History tells us that the 1918 Spanish flu pandemic resulted in long-lasting changes to home design, including easier-to-clean materials, such as white subway tile and linoleum floors.
In this current pandemic and its aftermath, it’s our responsibility as design and building professionals to create housing that not only helps prevent the spread of infectious disease but also provides spaces suited to new norms. For many of us, working at home is now a reality that requires a quiet space appropriate for video conference calls, while creating flexible areas for home schooling and exercise also must be addressed. Just like the changes wrought by the flu pandemic a hundred years ago, the post-COVID-19 era will undoubtedly lead to stunning shifts in all aspects of society.
These concepts from our design team offer a glimpse into how our homes will be safer and healthier while also becoming more functional and flexible.
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- On the Boards: 4 Home Designs Offering a Variety of Looks/Lifestyles
Trend at Novel Park
ARCHITECT: Dahlin Group Architecture | Planning, email@example.com, 925.251.7200
DIMENSIONS: Width: varies; Depth: varies; Living areas: 1,746 sf – 3,519 sf
Trend at Novel Park is an innovative project designed in a tri-pack arrangement that attaches the homes only at the garage walls.
With no common living walls adjacent to a neighboring unit, the plans deliver the livability of a single-family detached home, including features that address homebuyer preferences emerging from the COVID pandemic, as reported in the America at Home study. These creative floor plan designs target a variety of homebuyers, from first-timers to move-up families, giving more of them access to a safe home that is adaptable for working, learning, and recreation.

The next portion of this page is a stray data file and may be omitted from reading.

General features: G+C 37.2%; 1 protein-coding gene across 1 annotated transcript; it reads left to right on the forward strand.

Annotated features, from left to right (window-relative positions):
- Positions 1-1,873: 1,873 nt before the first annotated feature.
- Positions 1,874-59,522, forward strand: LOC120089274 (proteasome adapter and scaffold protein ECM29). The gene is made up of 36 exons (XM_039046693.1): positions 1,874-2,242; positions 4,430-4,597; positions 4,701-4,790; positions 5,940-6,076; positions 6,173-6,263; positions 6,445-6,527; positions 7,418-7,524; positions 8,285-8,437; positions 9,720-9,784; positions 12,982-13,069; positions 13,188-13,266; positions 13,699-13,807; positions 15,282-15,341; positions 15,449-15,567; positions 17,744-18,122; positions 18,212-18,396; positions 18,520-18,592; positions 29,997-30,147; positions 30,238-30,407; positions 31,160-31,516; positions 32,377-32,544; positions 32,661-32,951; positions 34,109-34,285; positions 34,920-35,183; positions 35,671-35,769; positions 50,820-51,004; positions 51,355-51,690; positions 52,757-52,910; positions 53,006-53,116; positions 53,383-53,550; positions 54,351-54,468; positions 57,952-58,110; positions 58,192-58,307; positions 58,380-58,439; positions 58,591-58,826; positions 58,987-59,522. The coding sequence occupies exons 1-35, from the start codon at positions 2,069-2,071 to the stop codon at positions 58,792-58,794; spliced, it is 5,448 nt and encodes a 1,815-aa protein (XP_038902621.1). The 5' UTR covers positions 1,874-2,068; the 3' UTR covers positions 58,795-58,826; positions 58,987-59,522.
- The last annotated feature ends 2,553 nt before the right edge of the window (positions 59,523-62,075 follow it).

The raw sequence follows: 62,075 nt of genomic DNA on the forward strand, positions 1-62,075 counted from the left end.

A. Bathrooms near the owner’s entrance allow residents to wash their hands before entering the rest of the home
B. Limited windows along private yard space ensure privacy
C. Generously sized entry foyers provide a sanitizing zone for guests, with room to store outerwear and shoes
D. Front patios function as outdoor living rooms, providing a socially distanced space that safely promotes a social and interactive community
E. Flex garage space can adapt to workspace, play, or home gym needs
F. Upper levels integrate street-facing private decks and, for some plans, a third-floor covered roof deck joined to a large bonus room
DESIGNER: Seth Hart, DTJ Design, firstname.lastname@example.org, 303.443.7333
DIMENSIONS: Width: 40 feet; Depth: 86 feet; Living area: 2,000 sf
This 2,000-square-foot ranch plan delivers a ton of features in a small footprint while aiming to address the needs of a post-pandemic lifestyle. The home office, for instance, is now a critical component of any home design.
For this house plan, it becomes a focal element, with a glass entry wall that floods the entry hall with light, and corner windows that look into the courtyard. Meanwhile, a package delivery closet at the entry porch keeps deliveries secure and can even be temperature controlled for food deliveries.
The basement in this plan shows some great options for healthy living and entertainment, such as a yoga studio/home gym, a tiered movie theater, and a game room—plenty of spaces to get away, relax, and stay healthy.
A. Built-in parcel delivery closet for secure storage
B. Direct access to laundry room and utility sink from owner’s entry accommodates handwashing when returning home
C. The pass-through super pantry provides quick access from both the owner’s entry and the kitchen, as well as ample storage and room for an additional refrigerator or freezer
D. Dedicated home office with views into the courtyard
E. Home gym/yoga studio
F. Terraced movie theater room
G. Game room with bar
ARCHITECT: Todd Hallett, AIA, TK Design & Associates, email@example.com, 248.446.1960